After the Canning v. NLRB Decision
In its recent decision in the case of Noel Canning v. the National Labor Relations Board, a panel of the D.C. Circuit Court of Appeals invalidated the recess appointments of three members of the National Labor Relations Board, because the Court found the U.S. Senate was not in recess at the time President Obama made the appointments. We asked labor and employment attorney Joel S. Barras of Reed Smith to weigh in on how the decision may ripple outward toward employers.
By Michael J. O'Brien
HREOnline: Were you surprised by the recent appeals-court decision deeming President Obama’s NLRB appointments unconstitutional?
Joel S. Barras: I was not surprised by the Court’s decision. Although I am a labor attorney and do not profess to be a Constitutional scholar, I found the Court’s unanimous opinion well-reasoned and persuasive. While I am not overly surprised by the NLRB’s decision to limit the application of this decision to Noel Canning, I am disappointed. The Board’s decision to continue operating in the face of this decision as if it had a properly appointed quorum adds to the uncertainty for employers, unions and employees alike. Unless the en banc D.C. Circuit Court of Appeals or the Supreme Court reverses the D.C. Circuit panel’s decision, every NLRB case issued since January 2012 is invalid and must be re-decided when a quorum is properly appointed.
HREOnline: Is this appeals-court decision reminiscent of any other recent court decisions regarding the NLRB?
JSB: This decision is reminiscent of the June 2010 U. S. Supreme Court case [involving] New Process Steel, where the Court overturned more than five hundred decisions issued by a Board that lacked a quorum of members.
HREOnline: Can you provide some examples in which the NLRB’s recent decisions overturned cases that had previously stood for years prior?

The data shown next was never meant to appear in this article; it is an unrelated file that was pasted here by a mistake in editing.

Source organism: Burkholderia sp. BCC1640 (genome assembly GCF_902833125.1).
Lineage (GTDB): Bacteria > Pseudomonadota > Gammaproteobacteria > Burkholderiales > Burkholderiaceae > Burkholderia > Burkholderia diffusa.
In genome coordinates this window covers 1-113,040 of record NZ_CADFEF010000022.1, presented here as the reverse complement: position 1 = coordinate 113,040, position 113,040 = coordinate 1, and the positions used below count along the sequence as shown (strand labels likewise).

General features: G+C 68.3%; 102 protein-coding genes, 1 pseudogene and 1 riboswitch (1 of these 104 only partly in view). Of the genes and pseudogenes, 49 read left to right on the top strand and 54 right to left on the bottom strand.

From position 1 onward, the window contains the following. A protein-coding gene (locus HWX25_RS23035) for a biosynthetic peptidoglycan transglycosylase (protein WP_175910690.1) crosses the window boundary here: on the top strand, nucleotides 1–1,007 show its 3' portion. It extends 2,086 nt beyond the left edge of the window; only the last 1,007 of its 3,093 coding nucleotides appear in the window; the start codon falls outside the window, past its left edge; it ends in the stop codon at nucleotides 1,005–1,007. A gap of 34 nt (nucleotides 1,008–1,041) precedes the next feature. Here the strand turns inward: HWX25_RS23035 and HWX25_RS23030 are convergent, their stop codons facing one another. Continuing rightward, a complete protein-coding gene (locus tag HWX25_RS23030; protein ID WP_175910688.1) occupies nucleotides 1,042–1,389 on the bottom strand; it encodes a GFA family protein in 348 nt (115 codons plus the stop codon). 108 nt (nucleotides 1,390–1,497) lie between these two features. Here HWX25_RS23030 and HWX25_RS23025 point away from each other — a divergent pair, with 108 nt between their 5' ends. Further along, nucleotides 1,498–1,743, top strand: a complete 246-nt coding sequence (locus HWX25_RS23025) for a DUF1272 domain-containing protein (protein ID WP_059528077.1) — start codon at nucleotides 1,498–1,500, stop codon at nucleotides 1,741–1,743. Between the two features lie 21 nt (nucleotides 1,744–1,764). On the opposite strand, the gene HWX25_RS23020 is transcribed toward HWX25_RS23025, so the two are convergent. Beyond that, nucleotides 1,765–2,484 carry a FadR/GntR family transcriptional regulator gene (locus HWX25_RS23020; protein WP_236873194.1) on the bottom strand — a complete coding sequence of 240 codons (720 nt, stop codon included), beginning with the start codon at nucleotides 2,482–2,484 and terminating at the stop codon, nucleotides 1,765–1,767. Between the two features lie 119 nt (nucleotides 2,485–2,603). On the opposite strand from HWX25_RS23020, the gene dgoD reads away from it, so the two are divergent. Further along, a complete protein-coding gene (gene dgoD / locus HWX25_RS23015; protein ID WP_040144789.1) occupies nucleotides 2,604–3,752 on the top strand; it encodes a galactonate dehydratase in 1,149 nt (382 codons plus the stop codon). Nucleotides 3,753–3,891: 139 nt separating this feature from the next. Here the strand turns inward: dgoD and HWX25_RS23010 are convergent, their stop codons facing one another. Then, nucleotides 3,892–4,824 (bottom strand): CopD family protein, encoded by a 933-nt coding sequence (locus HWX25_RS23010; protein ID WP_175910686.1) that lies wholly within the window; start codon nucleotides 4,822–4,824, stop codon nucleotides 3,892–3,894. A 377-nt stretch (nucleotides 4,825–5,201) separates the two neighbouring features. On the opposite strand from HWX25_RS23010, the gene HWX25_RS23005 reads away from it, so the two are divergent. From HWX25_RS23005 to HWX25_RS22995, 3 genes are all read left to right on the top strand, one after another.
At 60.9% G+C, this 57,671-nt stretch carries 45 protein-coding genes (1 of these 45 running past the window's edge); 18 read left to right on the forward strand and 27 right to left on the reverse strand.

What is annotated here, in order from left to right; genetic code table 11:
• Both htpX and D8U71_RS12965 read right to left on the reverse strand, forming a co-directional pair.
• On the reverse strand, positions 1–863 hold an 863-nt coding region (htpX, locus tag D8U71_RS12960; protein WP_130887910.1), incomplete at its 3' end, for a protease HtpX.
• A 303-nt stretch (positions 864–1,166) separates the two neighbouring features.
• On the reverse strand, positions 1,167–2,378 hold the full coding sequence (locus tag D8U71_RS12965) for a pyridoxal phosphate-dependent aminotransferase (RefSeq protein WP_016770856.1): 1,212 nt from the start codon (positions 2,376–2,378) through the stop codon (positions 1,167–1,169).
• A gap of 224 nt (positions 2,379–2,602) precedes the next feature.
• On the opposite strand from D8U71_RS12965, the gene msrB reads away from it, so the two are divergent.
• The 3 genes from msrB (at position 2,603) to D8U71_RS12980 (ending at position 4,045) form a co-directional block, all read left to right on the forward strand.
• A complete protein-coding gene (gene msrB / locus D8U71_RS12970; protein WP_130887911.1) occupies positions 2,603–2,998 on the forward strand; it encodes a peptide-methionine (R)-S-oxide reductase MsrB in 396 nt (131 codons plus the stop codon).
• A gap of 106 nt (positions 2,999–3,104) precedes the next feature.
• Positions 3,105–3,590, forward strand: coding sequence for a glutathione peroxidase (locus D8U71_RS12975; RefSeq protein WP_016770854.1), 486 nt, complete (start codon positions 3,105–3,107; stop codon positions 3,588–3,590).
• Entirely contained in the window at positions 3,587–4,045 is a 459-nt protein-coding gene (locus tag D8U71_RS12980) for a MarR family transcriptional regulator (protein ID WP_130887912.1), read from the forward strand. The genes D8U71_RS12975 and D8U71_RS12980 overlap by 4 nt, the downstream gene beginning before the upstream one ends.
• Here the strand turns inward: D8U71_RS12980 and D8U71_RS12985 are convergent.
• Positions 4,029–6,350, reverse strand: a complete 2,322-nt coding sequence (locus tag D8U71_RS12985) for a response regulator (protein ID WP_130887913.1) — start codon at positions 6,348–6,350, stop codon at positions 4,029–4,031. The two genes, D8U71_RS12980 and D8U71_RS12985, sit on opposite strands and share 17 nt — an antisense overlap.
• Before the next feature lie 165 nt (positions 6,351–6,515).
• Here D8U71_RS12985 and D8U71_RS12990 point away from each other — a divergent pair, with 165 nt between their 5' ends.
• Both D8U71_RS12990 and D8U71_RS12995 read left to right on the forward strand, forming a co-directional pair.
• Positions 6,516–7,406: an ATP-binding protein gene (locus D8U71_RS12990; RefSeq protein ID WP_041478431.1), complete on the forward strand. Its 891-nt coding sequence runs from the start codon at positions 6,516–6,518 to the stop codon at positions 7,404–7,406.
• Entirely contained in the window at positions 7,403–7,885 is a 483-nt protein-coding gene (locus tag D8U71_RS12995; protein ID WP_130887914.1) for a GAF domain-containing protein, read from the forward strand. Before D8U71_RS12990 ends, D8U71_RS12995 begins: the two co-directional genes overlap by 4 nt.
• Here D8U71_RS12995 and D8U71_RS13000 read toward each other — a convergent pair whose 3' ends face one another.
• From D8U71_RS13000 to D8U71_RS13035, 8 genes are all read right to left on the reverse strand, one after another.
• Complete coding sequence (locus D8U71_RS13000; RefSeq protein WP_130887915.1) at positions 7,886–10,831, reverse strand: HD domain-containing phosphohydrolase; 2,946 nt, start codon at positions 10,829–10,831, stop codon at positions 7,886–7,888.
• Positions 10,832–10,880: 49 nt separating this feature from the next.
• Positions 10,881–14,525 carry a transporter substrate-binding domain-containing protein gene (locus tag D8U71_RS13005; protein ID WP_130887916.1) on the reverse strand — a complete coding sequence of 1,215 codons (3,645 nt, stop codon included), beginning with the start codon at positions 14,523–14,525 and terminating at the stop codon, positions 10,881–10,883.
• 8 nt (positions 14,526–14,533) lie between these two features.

JSB: Recently, the Board issued two decisions that overturned decades-long precedent. First, in Piedmont Gardens, the NLRB reversed a more-than-30-year-old Board ruling which protected confidential witness statements during workplace investigations from disclosure to the labor organization representing the employee or employees involved in the investigation. It had been well-settled that the law exempted witness statements made with employer assurances of confidentiality from the requirement to provide the union with copies of the statements, even though such statements were arguably relevant to the Union’s representation of bargaining unit employees. In overturning this rule, the Board concluded that witness statements are “fundamentally the same” as other “confidential” information an employer may be required to provide to a union.
Second, in WKYC-TV, Inc., the Board issued a ruling that preserves the flow of dues income to unions during protracted labor negotiations. Under a case that stood for more than 50 years, employers have had the option to stop dues check-off after expiration of a collective-bargaining agreement. In WKYC-TV, Inc., employers must continue to deduct union dues from employee paychecks, despite the expiration of a collective-bargaining agreement that required the payments.
HREOnline: Can you explain how the Canning decision affects all the decisions the Board made since Jan. 2012? Are they now invalid? What happens to the employers who had judgments rendered against them? Are they no longer on the hook?
JSB: The NLRB issued a statement saying the decision applies only to the specific case before the court, and noting that it will continue to operate as usual. With the Noel Canning decision, it is now more likely that every decision issued since January 2012, including all prospective decisions issued by the current recess Board members, is invalid.
It is important to note that, even if these cases are invalid and the NLRB members lack the authority to take direct action, many of the Board’s processes will continue. The various NLRB regions will continue to investigate unfair labor practice charges, issue complaints and try cases. Administrative law judges will continue to issue decisions and find violations of the Act.
The losing party, however, will likely appeal the decision to the Board, which will effectively stay the [administrative law judge's] decision. That case will then be left in limbo until a quorum is properly appointed and rules on the decision, which would likely be delayed given the tremendous backlog of cases. In some limited instances, the Board’s general counsel may seek injunctive relief in federal court to force a losing party who has appealed the decision to comply with the [administrative law judge’s] order, pending the NLRB’s eventual decision.
HREOnline: If they do file an appeal with the U.S. Supreme Court, what are the NLRB board’s chances of success, in your estimation?
JSB: I believe a majority of current Supreme Court justices will agree with the D.C. Circuit panel’s decision and uphold the Noel Canning decision.
Joel Barras is based in Reed Smith's Philadelphia office.